JCrafts Georgia head Rabbi Levi Mentz is always trying to upgrade the educational workshops available to schools and synagogues to learn about Jewish holidays and rituals, and those changes are usually most noticeable with better visuals or additional hands-on projects — things you can see and often feel.
This spring, you’ll also be able to hear the difference.
Rabbi Mentz, who grew up amid show-business people in Los Angeles, called on one of his California connections, Gerald Blum, to increase shows’ dramatic impact with narration from a pro.
“I’ve known Levi since he was literally a little kid. I used to go to his dad’s house around the corner from me,” said Blum, whose vocal credits include the voiceovers for “Judge Judy.” “He’s grown up and become quite a young man.”
He said he used a “Disney tour guide” kind of voice to provide the narration for the Passover program “Back to the Exodus,” which appealed to him with its combination of the entertainment world (inspired by “Back to the Future”) and tradition.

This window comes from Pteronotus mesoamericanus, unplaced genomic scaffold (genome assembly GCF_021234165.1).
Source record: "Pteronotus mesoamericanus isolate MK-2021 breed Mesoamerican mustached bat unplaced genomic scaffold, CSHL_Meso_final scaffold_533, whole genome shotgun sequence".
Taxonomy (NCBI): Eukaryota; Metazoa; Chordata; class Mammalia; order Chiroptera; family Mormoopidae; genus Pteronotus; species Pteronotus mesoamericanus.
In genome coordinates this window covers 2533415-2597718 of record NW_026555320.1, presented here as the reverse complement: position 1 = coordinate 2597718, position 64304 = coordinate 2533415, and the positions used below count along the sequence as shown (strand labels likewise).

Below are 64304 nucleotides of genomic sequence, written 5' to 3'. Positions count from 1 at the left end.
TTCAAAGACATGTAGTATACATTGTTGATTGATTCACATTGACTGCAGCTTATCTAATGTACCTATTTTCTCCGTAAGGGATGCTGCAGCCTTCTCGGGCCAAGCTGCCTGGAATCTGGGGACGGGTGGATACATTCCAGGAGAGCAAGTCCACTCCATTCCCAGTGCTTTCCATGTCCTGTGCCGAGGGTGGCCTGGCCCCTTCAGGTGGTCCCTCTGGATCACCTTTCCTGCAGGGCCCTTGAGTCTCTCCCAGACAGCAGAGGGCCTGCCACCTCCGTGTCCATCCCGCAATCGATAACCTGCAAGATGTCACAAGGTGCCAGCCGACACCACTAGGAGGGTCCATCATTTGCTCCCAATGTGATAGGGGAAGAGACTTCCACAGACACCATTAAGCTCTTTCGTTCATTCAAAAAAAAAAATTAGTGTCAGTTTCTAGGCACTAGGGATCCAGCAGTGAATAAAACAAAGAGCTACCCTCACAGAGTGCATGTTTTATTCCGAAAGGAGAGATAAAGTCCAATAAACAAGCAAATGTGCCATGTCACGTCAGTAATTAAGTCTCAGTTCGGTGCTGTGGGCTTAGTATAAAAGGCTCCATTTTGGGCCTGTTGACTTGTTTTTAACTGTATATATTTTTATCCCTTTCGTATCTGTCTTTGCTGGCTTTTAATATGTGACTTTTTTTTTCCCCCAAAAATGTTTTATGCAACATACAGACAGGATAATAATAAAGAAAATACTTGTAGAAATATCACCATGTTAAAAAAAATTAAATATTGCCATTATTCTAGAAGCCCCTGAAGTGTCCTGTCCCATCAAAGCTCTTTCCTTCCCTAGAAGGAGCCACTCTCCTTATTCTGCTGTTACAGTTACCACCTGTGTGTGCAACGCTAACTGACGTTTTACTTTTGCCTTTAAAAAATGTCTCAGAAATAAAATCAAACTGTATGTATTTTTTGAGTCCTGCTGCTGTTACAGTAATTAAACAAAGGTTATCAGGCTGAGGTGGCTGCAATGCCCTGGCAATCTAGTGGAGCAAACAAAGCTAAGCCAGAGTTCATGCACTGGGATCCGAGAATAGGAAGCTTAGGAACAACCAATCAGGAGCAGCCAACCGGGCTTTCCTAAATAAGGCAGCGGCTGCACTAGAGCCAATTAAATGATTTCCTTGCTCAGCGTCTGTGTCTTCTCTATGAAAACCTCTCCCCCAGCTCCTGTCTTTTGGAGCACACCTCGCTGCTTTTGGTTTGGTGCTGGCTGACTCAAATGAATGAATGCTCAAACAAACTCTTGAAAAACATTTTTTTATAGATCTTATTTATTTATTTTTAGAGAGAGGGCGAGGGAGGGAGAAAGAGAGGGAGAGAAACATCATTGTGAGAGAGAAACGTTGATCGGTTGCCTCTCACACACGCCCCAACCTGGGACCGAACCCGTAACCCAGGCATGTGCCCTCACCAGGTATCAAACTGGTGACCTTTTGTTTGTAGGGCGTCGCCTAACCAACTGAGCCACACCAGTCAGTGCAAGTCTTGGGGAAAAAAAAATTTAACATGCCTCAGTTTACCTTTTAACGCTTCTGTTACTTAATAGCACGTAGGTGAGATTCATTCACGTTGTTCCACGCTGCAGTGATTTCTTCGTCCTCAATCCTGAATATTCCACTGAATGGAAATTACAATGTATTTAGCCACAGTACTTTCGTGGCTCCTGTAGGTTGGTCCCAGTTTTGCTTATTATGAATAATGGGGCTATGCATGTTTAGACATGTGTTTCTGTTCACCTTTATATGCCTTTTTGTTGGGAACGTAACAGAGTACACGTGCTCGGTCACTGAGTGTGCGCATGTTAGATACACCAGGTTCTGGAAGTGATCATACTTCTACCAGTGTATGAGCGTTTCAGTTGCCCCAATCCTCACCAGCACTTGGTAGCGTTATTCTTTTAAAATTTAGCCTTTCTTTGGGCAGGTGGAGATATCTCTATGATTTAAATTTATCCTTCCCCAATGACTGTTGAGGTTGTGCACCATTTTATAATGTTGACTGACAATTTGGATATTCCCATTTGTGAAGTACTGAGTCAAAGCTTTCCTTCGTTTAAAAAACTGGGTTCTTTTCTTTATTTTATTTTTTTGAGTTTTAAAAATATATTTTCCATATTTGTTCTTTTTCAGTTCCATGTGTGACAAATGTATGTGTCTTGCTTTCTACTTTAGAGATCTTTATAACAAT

He gave all the credit to Rabbi Mentz for writing a script that could appeal to children and “translate fun and learning together.”
They never had to be in the same state, let alone the same room, to work together on the Exodus story. Rabbi Mentz emailed the script to Blum, who printed it out and took it to a nephew’s computerized home studio to record his parts.
Rabbi Mentz was full of excitement about landing Blum, who used to do projects for his father, including a weekly phone recording about the Messiah. Blum said the Chabad philosophy of not judging people on how much they know and of starting small and building up appeals to him, and JCrafts fits that approach by making learning fun and age-appropriate.
Rabbi Mentz can be reached at firstname.lastname@example.org to get information about or book “Back to the Exodus” or the other JCrafts workshops and programs. You should be able to catch Blum’s voice again in the year-round Great Kosher Chocolate Factory workshop.
The JCrafts work is extremely satisfying, Blum said. “I’ve always worked under the adage that what you do is not who you are. If you can combine the two in a project as worthy as this, it’s so much more satisfying than commercial work.”